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The International Competition for Nerdiest Nerd, Hank has been declared the winner. In this video, we take apart an RC Allen 805 mechanical adding machine and try to figure out how it works. We're mostly unsuccessful, but it's so PRETTY!

Here's the Numberphile video on the Enigma Machine:

Here's where Hank and Katherine and John are playing mario games:

And here's an amazing channel on how various mechanical computers work:

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Good morning John. Today’s Vlogbrothers is going to be a little bit weird. I am right now at an antique mall. I found a thing that I am so amazed by that I just can’t help but take it apart. 

It is now in my home! This thing is at least 25 pounds. It’s made entirely of metal, and it can do addition and subtraction and kind of multiplication. Not really. 

Obviously, a calculator that can do addition and subtraction these days is not impressive. But when it was purchased it probably cost around as much as a really nice laptop today.

I don’t know how this works, but that's what I’m going to try and figure out today. There are a number of amazing things going on all at once inside of this machine.

First, most simply, let's just put in the number 99, that’s 99 cents. Both of the dials will count up to nine. If we add one to the 99 there, if we add one cent, we’re gonna get a buck right? 

Now, I know how the first column happens. There is a pin that tells in the machine that to roll this dial, the first column dial, one digit. Now that makes sense.

But then it gets carried forward and that is amazing to me. What? How did this machine, that is a just a machine, figure that out? 

That's what we wanna know, and as far as I am concerned, there's only one way to find out. So let’s take it apart.


Ugh. What is this? Is it a dead animal? Something crawled in there and died like a thousand years ago? Oh I have no idea. But I touched it.

Now this thing comes off and… I got one of these! I should now be able to lift this off of the mach-- I can! It’s fuzzy on the inside. Oh man. 

Now this just got way cooler! There’s been something rolling around in here. I can hear it. It’s a dime! 

1980, so it’s not that old. How does it stop at the right place? How does it carry the number? How does the subtract function work?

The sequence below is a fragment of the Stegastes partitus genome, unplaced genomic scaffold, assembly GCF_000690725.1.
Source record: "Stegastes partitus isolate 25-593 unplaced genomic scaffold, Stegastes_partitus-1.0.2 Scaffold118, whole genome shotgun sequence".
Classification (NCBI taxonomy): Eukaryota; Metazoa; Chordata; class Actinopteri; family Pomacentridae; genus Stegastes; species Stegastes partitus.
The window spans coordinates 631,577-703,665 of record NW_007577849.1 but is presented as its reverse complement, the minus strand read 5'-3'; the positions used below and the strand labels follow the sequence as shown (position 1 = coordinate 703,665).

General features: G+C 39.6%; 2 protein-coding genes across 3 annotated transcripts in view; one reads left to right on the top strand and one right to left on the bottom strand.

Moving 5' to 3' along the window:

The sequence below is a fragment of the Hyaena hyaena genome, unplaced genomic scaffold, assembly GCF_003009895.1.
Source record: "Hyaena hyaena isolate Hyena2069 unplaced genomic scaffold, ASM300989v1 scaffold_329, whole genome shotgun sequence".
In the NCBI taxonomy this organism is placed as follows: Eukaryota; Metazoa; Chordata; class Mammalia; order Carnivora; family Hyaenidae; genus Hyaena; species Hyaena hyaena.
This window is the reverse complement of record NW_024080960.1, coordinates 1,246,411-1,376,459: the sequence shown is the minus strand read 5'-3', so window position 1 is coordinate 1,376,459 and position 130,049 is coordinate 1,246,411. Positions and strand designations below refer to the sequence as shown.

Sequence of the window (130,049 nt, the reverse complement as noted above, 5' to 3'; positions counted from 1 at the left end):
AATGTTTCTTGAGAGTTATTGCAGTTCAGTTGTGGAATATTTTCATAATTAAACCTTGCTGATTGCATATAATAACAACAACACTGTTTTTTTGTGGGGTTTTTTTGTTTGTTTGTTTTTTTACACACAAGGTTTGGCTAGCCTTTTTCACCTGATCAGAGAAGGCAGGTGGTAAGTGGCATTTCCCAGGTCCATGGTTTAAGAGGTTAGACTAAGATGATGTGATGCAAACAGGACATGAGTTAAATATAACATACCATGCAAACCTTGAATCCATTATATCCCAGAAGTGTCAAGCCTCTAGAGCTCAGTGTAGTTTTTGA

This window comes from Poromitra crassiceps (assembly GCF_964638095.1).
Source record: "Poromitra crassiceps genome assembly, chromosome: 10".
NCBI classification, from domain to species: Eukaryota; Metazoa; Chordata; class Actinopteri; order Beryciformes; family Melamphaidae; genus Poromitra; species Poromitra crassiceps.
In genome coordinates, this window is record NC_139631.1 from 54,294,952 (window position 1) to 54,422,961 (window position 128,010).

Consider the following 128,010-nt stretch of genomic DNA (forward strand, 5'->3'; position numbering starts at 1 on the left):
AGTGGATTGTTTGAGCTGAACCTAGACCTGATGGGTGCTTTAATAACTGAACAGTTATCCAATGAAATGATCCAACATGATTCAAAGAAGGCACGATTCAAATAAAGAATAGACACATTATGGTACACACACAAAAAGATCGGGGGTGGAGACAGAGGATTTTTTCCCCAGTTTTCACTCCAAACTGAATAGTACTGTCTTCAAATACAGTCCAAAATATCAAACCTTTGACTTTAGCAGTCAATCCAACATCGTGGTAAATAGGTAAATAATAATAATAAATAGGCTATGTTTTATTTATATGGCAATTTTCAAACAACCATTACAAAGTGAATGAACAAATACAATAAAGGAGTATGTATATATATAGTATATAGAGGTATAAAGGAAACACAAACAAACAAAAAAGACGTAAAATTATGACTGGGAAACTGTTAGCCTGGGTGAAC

Nerdy? Yes. Yes, it's nerdy. It is very nerdy. Each one of these parts had to be individually stamped. How do you come off? I hate flat head screws so much right now.

A lot of these screws are really stuck, which is not all that surprising. You actually have to be depressing a button in order to access this screw; so that’s something. Were those the only four screws? Yes! 

Well something’s happened. Whooooaaaaa. Okay. This is the back of the number plate. When you push each of the numbers, it pops down into one of those nine slots there. 

Ah! I got it! I figured it out! When you push down a number, two things happen. One, that depression will push down this lever a little bit, and that actually allows for this thing up here, the gear that actually turns the number wheel, to actually start moving. 

How much it moves is a question of which key got pushed down. Whichever button is pushed will actually block that at a certain point if nothing stops it, it will go all nine, and you get nine. 

If it stops like half way in the middle then it stops at five, and it will only count five.  So this oil I have on my fingers right now was put on here by someone in a factory in the 1930s. The numbers are somehow responsible for the digit carrying. 

Boy, am I glad I didn’t have to manufacture these things for a living. I would have not been good at it. So at zero, this notch holds this pin, and this pin, when you move it out of the way, it just automatically advances. That pin is the secret. 

You know, it’s the kind of thing that we would never make today but it has, in its functionality, a beauty that I am a big fan of. It does so many things all at once, and it is powered only by the crank of the hand. 

Thanks to all the people who, uh, you know, we won't remember the names of who put all their time and energy into the creation of these devices. It’s just so very neat. So very, very neat. 

John, I’ll see you on Tuesday.